The Greeks Had a Word for Them

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The Greeks Had a Word for Them
David Manners, Madge Evans, Joan Blondell, Ina Claire.jpg
Movie still
Directed by Lowell Sherman
Produced by Samuel Goldwyn
Written by Zoë Akins (play)
Sidney Howard (screenplay)
Starring Joan Blondell
Madge Evans
Ina Claire
Music by Alfred Newman
Cinematography George Barnes
Edited by Stuart Heisler
Distributed by United Artists
Release date
February 3, 1932
Running time
79 minutes
Country United States
Language English
The Greeks Had a Word for Them

The Greeks Had a Word for Them (1932), also known as Three Broadway Girls, is a pre-Code comedy film directed by Lowell Sherman, produced by Samuel Goldwyn, and released by United Artists. It stars Joan Blondell, Madge Evans, and Ina Claire and is based on the play The Greeks Had a Word for It by Zoë Akins. The studio originally wanted actress Jean Harlow for the lead after her success in Public Enemy (1931[1]), but she was under contract to Howard Hughes, and he refused to loan her out. The movie served as inspiration for films like Three Blind Mice (1938), Moon Over Miami (1941), and How to Marry a Millionaire (1953). Also Ladies in Love (1936) has a similar pattern and produced like "Three Blind Mice" by Darryl F. Zanuck.[clarification needed]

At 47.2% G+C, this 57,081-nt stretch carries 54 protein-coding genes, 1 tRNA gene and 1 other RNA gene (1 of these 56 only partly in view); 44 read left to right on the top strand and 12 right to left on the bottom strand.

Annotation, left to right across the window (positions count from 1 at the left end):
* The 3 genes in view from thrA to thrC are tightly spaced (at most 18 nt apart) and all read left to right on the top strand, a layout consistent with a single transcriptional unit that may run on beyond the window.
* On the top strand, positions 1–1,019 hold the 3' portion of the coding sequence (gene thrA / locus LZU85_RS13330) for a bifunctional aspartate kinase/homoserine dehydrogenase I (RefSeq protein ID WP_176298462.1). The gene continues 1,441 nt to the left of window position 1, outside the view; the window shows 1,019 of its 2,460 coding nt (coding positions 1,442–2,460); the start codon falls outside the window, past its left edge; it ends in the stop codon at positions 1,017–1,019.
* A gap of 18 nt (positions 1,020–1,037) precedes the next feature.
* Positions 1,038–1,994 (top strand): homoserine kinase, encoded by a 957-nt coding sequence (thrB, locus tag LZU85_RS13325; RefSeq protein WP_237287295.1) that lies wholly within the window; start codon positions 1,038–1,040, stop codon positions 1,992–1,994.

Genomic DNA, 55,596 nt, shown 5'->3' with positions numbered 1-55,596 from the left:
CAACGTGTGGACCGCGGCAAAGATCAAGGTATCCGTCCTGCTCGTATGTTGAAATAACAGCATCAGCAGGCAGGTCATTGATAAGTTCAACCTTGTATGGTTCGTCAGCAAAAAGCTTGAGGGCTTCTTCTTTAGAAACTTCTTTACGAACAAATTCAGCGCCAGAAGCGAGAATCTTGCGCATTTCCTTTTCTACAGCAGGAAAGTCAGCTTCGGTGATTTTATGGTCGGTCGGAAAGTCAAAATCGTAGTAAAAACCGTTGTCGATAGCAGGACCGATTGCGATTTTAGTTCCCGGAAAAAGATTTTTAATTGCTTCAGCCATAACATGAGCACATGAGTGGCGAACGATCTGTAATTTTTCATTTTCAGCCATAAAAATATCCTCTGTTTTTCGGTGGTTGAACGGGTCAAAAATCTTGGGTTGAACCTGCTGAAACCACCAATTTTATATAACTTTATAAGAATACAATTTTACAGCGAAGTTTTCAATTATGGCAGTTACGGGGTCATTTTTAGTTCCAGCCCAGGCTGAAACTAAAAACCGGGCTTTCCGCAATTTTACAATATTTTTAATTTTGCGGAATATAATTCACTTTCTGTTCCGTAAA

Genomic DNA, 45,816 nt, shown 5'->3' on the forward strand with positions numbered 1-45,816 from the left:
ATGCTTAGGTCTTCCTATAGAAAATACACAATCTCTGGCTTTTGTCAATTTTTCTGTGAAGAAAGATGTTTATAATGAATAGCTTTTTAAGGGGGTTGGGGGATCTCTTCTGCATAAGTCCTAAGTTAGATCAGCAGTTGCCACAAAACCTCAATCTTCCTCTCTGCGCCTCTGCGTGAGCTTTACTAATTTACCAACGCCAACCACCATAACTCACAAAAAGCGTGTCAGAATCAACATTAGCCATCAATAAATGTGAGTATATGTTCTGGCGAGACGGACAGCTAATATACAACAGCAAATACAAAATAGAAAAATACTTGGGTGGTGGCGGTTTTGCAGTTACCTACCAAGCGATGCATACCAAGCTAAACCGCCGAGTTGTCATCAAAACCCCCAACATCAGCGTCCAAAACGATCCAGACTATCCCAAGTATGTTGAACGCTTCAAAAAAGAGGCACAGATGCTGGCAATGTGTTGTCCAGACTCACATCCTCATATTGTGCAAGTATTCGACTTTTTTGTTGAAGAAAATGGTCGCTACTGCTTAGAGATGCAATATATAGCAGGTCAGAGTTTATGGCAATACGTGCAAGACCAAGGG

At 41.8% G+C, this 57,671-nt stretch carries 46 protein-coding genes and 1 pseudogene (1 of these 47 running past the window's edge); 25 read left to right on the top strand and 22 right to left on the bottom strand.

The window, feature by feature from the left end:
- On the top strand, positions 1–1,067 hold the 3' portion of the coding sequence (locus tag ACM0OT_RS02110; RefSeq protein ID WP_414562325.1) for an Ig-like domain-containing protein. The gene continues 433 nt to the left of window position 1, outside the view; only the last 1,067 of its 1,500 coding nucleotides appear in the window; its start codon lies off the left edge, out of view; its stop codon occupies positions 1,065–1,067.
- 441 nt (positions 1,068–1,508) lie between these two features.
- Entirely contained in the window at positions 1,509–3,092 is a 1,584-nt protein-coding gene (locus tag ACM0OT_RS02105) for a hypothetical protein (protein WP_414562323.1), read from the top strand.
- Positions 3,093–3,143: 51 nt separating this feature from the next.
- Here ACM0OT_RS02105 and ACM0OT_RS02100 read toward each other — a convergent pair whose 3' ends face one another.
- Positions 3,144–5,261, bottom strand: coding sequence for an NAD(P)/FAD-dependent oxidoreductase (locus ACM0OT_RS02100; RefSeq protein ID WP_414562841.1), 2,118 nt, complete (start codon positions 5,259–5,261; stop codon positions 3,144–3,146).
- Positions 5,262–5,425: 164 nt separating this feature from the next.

Jean, Polaire, and Schatze are ex-showgirls who put their money together in order to rent a luxurious penthouse apartment. They are out to get wealthy boyfriends by dressing and acting like millionaires themselves. Jean shows herself to be determined and ruthless, leaving the other girls behind. The other two are more sensitive and trustworthy but only one woman will be able to find a rich husband. Which is she?


See also[edit]


  1. ^ Harlow in Hollywood. Mark A. Vieira and Darrell Rooney. Angel City Press, 2011.

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